A headstrong Chinese-American woman returns to China when her beloved grandmother is diagnosed with terminal cancer. Billi struggles with her family's decision to keep grandma in the dark about her own illness as they all stage an impromptu wedding to see grandma one last time.
A Story That Millions of American Families Can Relate To
The Farewell, directed by Lulu Wang, played tug-of-war with my emotions as I felt a constant push and pull between crying and smiling! I became a part of Billi's family, empathizing with the family members because they reminded me of my own.
Based on an actual lie, The Farewell tells the story of Billi (Awkwafina), a Chinese immigrant in America, and the relationship with her grandmother, Nai Nai (Shuzhen Zhou), who lives in China. When Billi finds out that her grandmother only has a few months left to live, Billi must grapple with the fact that her family doesn't wish to tell Nai Nai. Along with dealing with Nai Nai's imminent death, Billi struggles with her Chinese and American roots.
The power of The Farewell comes from its simplicity. The most powerful scenes are those without music or dialogue, just Billi alone with her emotions. These scenes last several seconds and act as a window into Billi's heart. Awkwafina fully transforms into her character, letting her eyes convey Billi's indescribable pain to the audience. The cinematography by Anna Franquesa and Solano assists in amplifying the effect of the actors' emotions. The camera often frames Billi in the center of the screen, whether she is amongst a sea of people or alone in her room. Each time the camera does so, I felt how the sorrow forms a small bubble around her that is only visible to the audience, especially if she is pretending to smile or laugh. Once again, there is a simplicity in the cinematography that carries power. This simplicity even extends to the music by Alex Weston. The music is comprised of only a few string instruments and a simple melody. However, every time it plays it reflects the emotions of Billi, giving me goosebumps.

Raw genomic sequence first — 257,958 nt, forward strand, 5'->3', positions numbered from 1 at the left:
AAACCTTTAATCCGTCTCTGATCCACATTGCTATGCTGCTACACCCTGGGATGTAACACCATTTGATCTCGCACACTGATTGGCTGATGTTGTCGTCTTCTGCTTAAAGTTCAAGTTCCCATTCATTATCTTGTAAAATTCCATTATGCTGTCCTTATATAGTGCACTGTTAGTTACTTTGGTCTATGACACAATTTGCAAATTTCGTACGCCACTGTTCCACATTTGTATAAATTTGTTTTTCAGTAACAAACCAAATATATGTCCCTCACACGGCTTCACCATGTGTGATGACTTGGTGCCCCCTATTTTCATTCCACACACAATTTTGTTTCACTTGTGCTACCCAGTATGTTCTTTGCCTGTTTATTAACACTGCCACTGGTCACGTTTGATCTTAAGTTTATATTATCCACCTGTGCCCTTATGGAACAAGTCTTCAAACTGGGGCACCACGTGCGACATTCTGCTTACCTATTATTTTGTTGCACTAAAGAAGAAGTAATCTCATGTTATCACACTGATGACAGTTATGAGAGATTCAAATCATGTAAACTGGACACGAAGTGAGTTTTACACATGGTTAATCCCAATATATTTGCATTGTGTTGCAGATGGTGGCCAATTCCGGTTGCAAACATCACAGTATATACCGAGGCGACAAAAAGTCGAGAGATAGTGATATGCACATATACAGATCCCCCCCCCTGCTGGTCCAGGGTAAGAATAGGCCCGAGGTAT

My favorite part is how this movie depicts immigrant families and their struggles. Being Indian, but born and brought up in America, I found several similarities between Nai Nai and my own mother and grandmother. At certain moments, I was laughing out loud because Nai Nai says something that I have heard countless times in my own family. In this way, The Farewell brings a story that millions of American families can relate to, that is not often found in Hollywood movies.
The message is that family is precious. I give The Farewell 5 out of 5 stars and recommend it for ages 14 to 18. Be sure to check out The Farewell which opened in theatres nationwide July 12, 2019.
Reviewed by Sahiba K., KIDS FIRST! Film Critic. For more reviews by youth, visit kidsfirst dot org.
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